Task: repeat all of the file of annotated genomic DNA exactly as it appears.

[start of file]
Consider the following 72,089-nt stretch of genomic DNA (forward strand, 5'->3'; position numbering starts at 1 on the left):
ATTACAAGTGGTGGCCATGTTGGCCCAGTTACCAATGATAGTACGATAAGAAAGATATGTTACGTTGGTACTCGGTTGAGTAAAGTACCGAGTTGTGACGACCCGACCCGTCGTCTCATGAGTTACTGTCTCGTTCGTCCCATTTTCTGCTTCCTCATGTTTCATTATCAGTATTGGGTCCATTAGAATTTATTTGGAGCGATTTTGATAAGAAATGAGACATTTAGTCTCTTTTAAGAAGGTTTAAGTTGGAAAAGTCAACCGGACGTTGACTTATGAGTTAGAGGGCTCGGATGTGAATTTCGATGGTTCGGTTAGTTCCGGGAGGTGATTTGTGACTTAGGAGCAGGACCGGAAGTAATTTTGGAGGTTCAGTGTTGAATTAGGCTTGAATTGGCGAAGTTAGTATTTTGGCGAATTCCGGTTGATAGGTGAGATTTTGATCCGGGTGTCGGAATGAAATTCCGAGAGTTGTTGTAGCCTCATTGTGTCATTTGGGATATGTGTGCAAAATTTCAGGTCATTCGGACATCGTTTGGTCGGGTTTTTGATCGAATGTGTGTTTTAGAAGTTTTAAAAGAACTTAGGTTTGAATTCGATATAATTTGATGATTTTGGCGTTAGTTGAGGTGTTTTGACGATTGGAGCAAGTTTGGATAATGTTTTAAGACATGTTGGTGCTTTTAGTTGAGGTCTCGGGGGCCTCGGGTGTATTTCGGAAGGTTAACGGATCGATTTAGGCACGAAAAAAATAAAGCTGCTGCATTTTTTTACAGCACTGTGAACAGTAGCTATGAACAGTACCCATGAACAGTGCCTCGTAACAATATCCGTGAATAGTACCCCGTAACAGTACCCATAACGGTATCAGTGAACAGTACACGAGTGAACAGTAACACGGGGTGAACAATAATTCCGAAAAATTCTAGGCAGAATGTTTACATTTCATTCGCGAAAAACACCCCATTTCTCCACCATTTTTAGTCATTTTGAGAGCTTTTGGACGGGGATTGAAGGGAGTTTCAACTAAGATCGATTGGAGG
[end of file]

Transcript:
Consider the following 72,089-nt stretch of genomic DNA (forward strand, 5'->3'; position numbering starts at 1 on the left):
ATTACAAGTGGTGGCCATGTTGGCCCAGTTACCAATGATAGTACGATAAGAAAGATATGTTACGTTGGTACTCGGTTGAGTAAAGTACCGAGTTGTGACGACCCGACCCGTCGTCTCATGAGTTACTGTCTCGTTCGTCCCATTTTCTGCTTCCTCATGTTTCATTATCAGTATTGGGTCCATTAGAATTTATTTGGAGCGATTTTGATAAGAAATGAGACATTTAGTCTCTTTTAAGAAGGTTTAAGTTGGAAAAGTCAACCGGACGTTGACTTATGAGTTAGAGGGCTCGGATGTGAATTTCGATGGTTCGGTTAGTTCCGGGAGGTGATTTGTGACTTAGGAGCAGGACCGGAAGTAATTTTGGAGGTTCAGTGTTGAATTAGGCTTGAATTGGCGAAGTTAGTATTTTGGCGAATTCCGGTTGATAGGTGAGATTTTGATCCGGGTGTCGGAATGAAATTCCGAGAGTTGTTGTAGCCTCATTGTGTCATTTGGGATATGTGTGCAAAATTTCAGGTCATTCGGACATCGTTTGGTCGGGTTTTTGATCGAATGTGTGTTTTAGAAGTTTTAAAAGAACTTAGGTTTGAATTCGATATAATTTGATGATTTTGGCGTTAGTTGAGGTGTTTTGACGATTGGAGCAAGTTTGGATAATGTTTTAAGACATGTTGGTGCTTTTAGTTGAGGTCTCGGGGGCCTCGGGTGTATTTCGGAAGGTTAACGGATCGATTTAGGCACGAAAAAAATAAAGCTGCTGCATTTTTTTACAGCACTGTGAACAGTAGCTATGAACAGTACCCATGAACAGTGCCTCGTAACAATATCCGTGAATAGTACCCCGTAACAGTACCCATAACGGTATCAGTGAACAGTACACGAGTGAACAGTAACACGGGGTGAACAATAATTCCGAAAAATTCTAGGCAGAATGTTTACATTTCATTCGCGAAAAACACCCCATTTCTCCACCATTTTTAGTCATTTTGAGAGCTTTTGGACGGGGATTGAAGGGAGTTTCAACTAAGATCGATTGGAGG